Mercedes hasn’t yet announced pricing for the E-Class, but it’s clear that the current models asking price of more than $53,000 to start won’t budge.

Sometime after launch, Mercedes says it’ll introduce in the U.S for the first time the ability to autonomously change lanes in the new E-Class, park the car without the driver, and some car-to-road communication wizardry. Before we get those features however, the new E-Class will sport the same tech found in the S-Class: Distance Pilot DISTRONIC, which can follow a car ahead of it up to 130 mph; Steering Pilot, which can read and follow clearly marked roads up to 130 mph; and Active Brake Assist.

From the outside, the new E-Class sports a similar appearance to the C-Class, albeit longer and wider. Two different grille configurations for base and sport versions of the sedan have been carried over from the current generation, and there will be a diesel version of the sedan. Whether that diesel will be available in the U.S. is currently open for debate.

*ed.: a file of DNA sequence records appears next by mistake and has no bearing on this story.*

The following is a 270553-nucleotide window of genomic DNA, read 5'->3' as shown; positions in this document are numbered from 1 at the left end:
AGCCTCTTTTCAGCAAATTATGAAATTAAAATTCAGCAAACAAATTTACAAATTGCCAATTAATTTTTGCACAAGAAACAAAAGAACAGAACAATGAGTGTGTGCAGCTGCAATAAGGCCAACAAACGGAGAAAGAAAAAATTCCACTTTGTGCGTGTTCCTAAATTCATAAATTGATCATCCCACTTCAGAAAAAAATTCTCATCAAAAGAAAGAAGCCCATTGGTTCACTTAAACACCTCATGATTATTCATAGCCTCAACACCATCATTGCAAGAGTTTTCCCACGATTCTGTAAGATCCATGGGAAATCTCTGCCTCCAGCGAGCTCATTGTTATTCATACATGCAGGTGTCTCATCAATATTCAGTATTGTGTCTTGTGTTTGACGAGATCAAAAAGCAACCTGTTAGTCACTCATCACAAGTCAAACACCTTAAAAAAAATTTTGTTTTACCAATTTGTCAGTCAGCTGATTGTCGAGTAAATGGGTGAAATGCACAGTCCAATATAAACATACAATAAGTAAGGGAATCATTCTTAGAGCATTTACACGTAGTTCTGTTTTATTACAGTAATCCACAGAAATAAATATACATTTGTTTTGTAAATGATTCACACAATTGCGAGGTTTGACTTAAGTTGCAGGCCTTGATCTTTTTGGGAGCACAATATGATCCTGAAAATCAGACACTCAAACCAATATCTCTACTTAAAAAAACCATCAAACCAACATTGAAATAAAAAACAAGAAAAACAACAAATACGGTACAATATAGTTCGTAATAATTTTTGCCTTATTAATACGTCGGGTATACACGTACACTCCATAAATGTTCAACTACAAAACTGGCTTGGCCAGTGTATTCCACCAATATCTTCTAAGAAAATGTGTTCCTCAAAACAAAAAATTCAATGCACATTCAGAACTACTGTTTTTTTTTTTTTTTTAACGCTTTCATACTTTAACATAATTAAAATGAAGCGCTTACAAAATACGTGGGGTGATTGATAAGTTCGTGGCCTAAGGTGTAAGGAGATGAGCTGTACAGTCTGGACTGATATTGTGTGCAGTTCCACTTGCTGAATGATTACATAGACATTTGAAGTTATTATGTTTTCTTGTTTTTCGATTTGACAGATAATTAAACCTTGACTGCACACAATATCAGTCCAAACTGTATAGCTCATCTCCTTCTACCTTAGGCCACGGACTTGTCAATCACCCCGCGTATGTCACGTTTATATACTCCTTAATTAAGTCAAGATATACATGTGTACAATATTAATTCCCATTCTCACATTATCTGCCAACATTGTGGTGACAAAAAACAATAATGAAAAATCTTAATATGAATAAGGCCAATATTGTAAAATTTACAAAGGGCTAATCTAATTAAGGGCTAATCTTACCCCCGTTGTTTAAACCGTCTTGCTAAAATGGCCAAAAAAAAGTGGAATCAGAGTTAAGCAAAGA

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  • Vulpine Vulpine on Jan 11, 2016

    Two many doors. Boring!

  • Cbrworm Cbrworm on Jan 11, 2016

    It looks interesting, definitely a few retro cues. The striped piano black/stainless combo is a bit much for me, but I can see a target audience to which it would appeal. The look is attractive, I personally prefer something a little more subdued. With the full LCD gauges, are they visible with polarized sunglasses on? I have trouble viewing the screens in my current cars, but they are only for Audio/HVAC (and iDrive). Have they overcome this? My thought had been that OLED would be the solution, but it appears LCD is becoming more prevalent.